Question 9 asked where people had learned English – the bulk had done so in NNS countries. Question 10 focused on learning activities – realia, L2 only classes, learning about NS countries. The main theme continued –scores from Qs 1 and 2 were reflected across nearly all the different response fields. There was one deviation – among those who had learned in “mostly NS countries”. 63% of these always tried to use NSE. Comparing this with the 52% figure from Q1 suggests some environmental influence, this time adhering to the “ideal route”.

Attitudes to NSE (again)

Q11 returned to the topic of views of NSE. 54% said it was easier to communicate with NNSs. Less than half of these (23% of all participants) said they always try to use NSE. A tick in the box for the pro-intelligibility model, perhaps?

Maybe, but 88% of all participants said they prefer to communicate with NSs.

So, a discrepancy between what is easier and what students prefer. It might be that students like to test themselves in tougher waters, presumably in pursuit of the holy grail of NS proficiency. This, though, is at odds with a comparison of the first two questions’ returns, showing more people value NSE than always try to use it.

What next?

So, a mixed bag element to the final piece of analysis, to add to the absence of obvious factors shaping students’ thoughts and actions about the English they use. There wasn’t unfettered love for NSE, nor wholesale dismissal of it. More tellingly, there was no obvious commitment towards practising that which would best suit their futures, while examining backgrounds did not reveal prominent influence either. Yet all this is, in itself, revealing.

If students are not acting in accordance with how they have been taught, or with what they hope to achieve, or, even, what they claim to believe, then the systems that are teaching them are surely not running as smoothly as they could.

For all the academic arguments about NSE, EIL et al, it seems students are ploughing on none the wiser. Discussions regarding what model is best for students to learn will doubtless continue, but they’ll fall short in their impact if the learners are disconnected.

At the very least, there are clearly other factors affecting their views and actions in this area. We need to know more about their hopes, desires, and motives. We can form ideas about what is best in relation to students’ intentions, but these should be partnered with knowledge of why they feel something similar or different. Knowing more about where they’ve come from, where they’re going, and why, is vital to helping them on their journey. A good deal more research in this area is required.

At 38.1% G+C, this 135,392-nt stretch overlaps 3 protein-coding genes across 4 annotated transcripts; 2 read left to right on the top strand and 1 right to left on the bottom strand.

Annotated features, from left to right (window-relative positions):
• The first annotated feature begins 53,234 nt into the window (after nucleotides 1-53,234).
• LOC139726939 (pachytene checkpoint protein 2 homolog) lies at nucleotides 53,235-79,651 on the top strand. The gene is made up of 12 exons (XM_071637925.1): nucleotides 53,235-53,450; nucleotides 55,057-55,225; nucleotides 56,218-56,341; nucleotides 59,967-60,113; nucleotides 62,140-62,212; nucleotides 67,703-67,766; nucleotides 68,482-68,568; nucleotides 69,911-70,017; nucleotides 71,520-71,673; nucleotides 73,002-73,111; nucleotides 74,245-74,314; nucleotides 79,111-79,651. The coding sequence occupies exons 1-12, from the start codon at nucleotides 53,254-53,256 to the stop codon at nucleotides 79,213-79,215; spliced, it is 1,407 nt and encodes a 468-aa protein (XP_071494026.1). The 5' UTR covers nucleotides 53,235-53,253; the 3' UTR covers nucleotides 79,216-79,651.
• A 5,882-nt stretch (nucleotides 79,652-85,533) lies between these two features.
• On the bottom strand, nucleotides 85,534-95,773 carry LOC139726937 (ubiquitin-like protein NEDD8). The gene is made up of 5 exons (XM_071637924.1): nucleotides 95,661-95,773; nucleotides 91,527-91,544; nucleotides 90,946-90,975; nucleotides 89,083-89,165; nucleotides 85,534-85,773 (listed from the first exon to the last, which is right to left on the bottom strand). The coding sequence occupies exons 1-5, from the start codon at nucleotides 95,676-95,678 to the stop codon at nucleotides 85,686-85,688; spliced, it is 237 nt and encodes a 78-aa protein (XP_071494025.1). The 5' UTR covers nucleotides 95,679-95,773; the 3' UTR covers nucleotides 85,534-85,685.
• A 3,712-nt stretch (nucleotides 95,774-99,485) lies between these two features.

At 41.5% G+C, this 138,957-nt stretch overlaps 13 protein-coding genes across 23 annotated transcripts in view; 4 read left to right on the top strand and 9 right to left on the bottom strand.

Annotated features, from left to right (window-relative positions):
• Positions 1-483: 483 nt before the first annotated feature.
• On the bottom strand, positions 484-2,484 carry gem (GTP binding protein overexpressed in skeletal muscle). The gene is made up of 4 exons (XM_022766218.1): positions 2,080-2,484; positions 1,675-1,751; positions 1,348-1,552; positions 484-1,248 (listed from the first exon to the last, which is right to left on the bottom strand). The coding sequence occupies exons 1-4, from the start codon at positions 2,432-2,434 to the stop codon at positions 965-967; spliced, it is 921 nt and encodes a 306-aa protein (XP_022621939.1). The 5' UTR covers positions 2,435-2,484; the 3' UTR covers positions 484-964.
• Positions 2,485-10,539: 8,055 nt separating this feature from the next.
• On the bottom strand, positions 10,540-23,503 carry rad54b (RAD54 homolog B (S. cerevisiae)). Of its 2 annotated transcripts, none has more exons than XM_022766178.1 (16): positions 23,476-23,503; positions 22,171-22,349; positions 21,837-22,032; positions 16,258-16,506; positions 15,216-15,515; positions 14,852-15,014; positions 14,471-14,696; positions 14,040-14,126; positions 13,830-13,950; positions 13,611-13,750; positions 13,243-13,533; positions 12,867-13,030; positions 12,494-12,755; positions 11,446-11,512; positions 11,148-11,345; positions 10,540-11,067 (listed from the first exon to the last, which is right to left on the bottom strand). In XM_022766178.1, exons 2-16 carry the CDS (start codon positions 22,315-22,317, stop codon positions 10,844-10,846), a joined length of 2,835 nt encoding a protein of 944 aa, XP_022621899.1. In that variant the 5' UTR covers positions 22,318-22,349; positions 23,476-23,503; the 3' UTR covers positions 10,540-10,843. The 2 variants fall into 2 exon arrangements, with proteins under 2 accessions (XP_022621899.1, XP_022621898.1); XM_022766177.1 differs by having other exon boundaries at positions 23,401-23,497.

About the Author

Steve McVeagh has previously taught in India, Japan, Thailand, Turkey, and Spain. He has an MA in English Language Teaching, in which he studied socio-political and cultural factors around native speaker English, and this remains a main area of interest for him. He is now teaching online, with students from all around the world.

Link to questionnaire

Link to results

References:

Bhatt, R.M. (2001) World Englishes, Annual Review of Anthropology, Vol. 30, pp 527-550

Pennycook, A. (2008) English as a Language Always in Translation, European Journal of  English Studies, Vol. 12 (1) April, pp. 33-47.

Modiano, M. (2000) Linguistic Imperialism, cultural integrity and EIL, ELT Journal, Vol. 55 (4)  pp339-346

Jenkins, J. (2002). A sociolinguistically based, empirically researched pronunciation syllabus for English as an International Language, Applied Linguistics, Vol. 23(1), pp. 83-103.

Kuo, I. V. (2006) Addressing the issue of teaching English as a Lingua Franca, ELT Journal Vol. 60 (3) pp. 213–21.

Timmis, I. (2002) ‘Native-speaker norms and international English: a classroom view’. ELT Journal Vol. 56(3)pp 240–9.

5 thoughts on “What do students think and feel about Native Speaker English? by Steve McVeagh

  1. Shannon Storey says:

    I find this paragraph particularly interesting:

    “However, support both for NSE’s being “the correct style”, and for saying it doesn’t “make communication harder” was less likely among those with more NSTs than among all respondents – probably an unexpected direction of movement. The idea that NSE is only important when communicating with NSs was unaffected – results for this part of Q2 were closely replicated across all sub-groups of Q8.”

    From this, I gather than many students who have had NSTs – that is, those who have opinions influenced by personal experience – have discovered that first language does not guarantee quality of teaching. I am wondering if the second sentence is a sign that these better-informed respondents have also discovered from experience that NSs tend to be less patient interlocutors than NNSs. Both these findings would be well worth deeper investigation.

  2. Carrie says:

    „Native speaker teachers tend to be less patient interlocutors”
    How can anecdotal generalisations like this help the debate?

  3. Steve McVeagh says:

    It would definitely be worth investigating the extent of negative consequences of teachers’ being employed purely on NS credentials. My earliest roles were acquired on that basis, before I’d properly trained, and I wouldn’t be surprised if some of my students compared me unfavourably to well qualified, experienced NNSTs they’d had, with possible repercussions for overall feelings towards NSE. I’d also suspect my results owed something to students who hadn’t had a lot of exposure to NSTs continuing to hold the traditional view that NSE is best, regardless of the situation.

  4. Philip Tsirtsonis says:

    Very interesting research Steve. I was wondering; have you written it up as a paper that I might be able to obtain? I’d like to see whether it could be useful for my thesis, and how I might reference it.

    Also, I’m performing similar reach myself, and am still recruiting students to complete my survey (online). Perhaps some of your students might be interested?

    If you’d like to help, my email is p.tsirtsonis8776@student.leedsbeckett.ac.uk.

    Kindest regards,

    Philip.